Europe's top court, the Court of Justice of the European Union, will next week rule on whether or not Google can use trade marks to trigger ads when brands battle to reach online consumers.
The ruling is due on Tuesday and will determine when brand-protection laws apply online and will have a major impact on the way companies advertise on the internet, one expert said.
Luxury goods maker Moët Hennessy Louis Vuitton (LVMH) and two other companies took action against Google. They argued that if a company bought the right for its ads to be displayed when a rival's trade marks were searched, this constituted trade mark infringement.
When LVMH's trade marked terms were typed into Google, ads for counterfeit products would appear. The AdWords system allows anyone to pay Google to have their advertisement appear when a certain search term is entered by a user. Where there is competition for advertising space, Google gives the highest spots according to the amounts paid and the advert's relevance.
Intellectual property law expert John MacKenzie of Pinsent Masons, the law firm behind OUT-LAW.COM, said that the case will establish some major principles of online commerce.
"This case will help determine how far trade mark protection extends online," said MacKenzie. "It is vital not just for companies' advertising strategies, but also for their ability to protect their brand names from being used online by their competitors."
The ruling could also be significant for Google, which makes the vast bulk of its money through AdWords.
"This is a challenge to Google's business model and that of any firm based on a context-sensitive ad model," he said. "These kinds of sophisticated systems will only grow in number and complexity, and this ruling will establish the legal basis on which they will work."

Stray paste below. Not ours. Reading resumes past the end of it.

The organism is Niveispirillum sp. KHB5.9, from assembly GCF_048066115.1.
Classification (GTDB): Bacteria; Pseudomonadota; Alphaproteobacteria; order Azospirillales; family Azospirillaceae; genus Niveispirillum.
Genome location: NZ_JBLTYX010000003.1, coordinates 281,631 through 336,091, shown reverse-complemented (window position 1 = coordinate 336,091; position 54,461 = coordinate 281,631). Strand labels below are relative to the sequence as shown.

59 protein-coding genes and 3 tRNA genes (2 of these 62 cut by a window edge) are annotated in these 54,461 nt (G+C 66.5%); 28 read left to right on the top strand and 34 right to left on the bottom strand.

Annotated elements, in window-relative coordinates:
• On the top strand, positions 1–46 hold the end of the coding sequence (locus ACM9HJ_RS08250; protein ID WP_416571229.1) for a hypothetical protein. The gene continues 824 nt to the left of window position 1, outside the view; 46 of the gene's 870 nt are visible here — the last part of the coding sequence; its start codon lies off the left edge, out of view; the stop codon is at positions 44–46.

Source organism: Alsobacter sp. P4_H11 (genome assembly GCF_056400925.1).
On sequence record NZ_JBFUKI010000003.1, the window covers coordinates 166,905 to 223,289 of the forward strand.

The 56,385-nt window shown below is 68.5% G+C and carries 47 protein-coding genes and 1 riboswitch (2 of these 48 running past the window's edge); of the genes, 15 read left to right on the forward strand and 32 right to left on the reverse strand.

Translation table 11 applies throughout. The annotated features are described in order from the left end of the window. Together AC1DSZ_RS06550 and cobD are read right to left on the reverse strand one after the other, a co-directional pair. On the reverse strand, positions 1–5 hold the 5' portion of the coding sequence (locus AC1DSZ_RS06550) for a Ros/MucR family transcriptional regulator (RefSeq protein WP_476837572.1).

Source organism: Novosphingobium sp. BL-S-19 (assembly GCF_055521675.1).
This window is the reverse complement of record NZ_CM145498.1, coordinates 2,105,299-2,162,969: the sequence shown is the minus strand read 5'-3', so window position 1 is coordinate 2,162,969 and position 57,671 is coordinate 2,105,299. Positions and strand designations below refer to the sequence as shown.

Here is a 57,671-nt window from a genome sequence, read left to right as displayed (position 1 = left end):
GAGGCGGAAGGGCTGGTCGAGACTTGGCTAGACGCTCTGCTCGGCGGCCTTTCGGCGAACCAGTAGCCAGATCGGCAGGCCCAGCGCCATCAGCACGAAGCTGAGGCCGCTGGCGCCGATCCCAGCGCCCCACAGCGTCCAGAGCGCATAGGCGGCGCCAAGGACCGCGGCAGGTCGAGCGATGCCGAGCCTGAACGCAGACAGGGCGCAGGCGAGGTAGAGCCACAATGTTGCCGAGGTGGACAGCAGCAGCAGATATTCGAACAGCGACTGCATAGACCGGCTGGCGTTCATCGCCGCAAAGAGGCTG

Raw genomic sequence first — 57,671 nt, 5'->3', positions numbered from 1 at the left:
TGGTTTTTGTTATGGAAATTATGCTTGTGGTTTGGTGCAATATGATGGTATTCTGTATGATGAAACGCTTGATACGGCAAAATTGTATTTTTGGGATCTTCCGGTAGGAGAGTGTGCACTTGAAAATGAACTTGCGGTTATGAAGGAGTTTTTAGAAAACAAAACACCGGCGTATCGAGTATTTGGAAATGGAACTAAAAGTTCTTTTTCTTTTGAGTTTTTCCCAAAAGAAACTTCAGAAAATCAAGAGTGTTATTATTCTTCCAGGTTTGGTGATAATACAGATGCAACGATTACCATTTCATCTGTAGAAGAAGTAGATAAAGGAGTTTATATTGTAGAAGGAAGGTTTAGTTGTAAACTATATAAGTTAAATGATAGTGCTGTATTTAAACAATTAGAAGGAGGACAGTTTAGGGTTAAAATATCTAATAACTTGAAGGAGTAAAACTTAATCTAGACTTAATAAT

One of the Court of Justice's legal advisors, an Advocate General, has already published his opinion on the issue and believes that the use should be allowed.
The Advocate General said that the use of other people's trade marks in AdWords should be allowed because to ban that activity would be to extend trade mark protection too far.
MacKenzie disagrees, and believes that the Advocate General was wrong. "Enforcing the trade mark against a company that is letting others use trade marks without permission doesn't expand the scope of trade mark protection at all," he said. "This case is the opportunity for the Court to restate established trade mark law but in the context of a new advertising model."
Pinsent Masons is acting for Interflora in a dispute with Marks and Spencer over the use of AdWords – a case that has also been referred to the Court of Justice of the EU.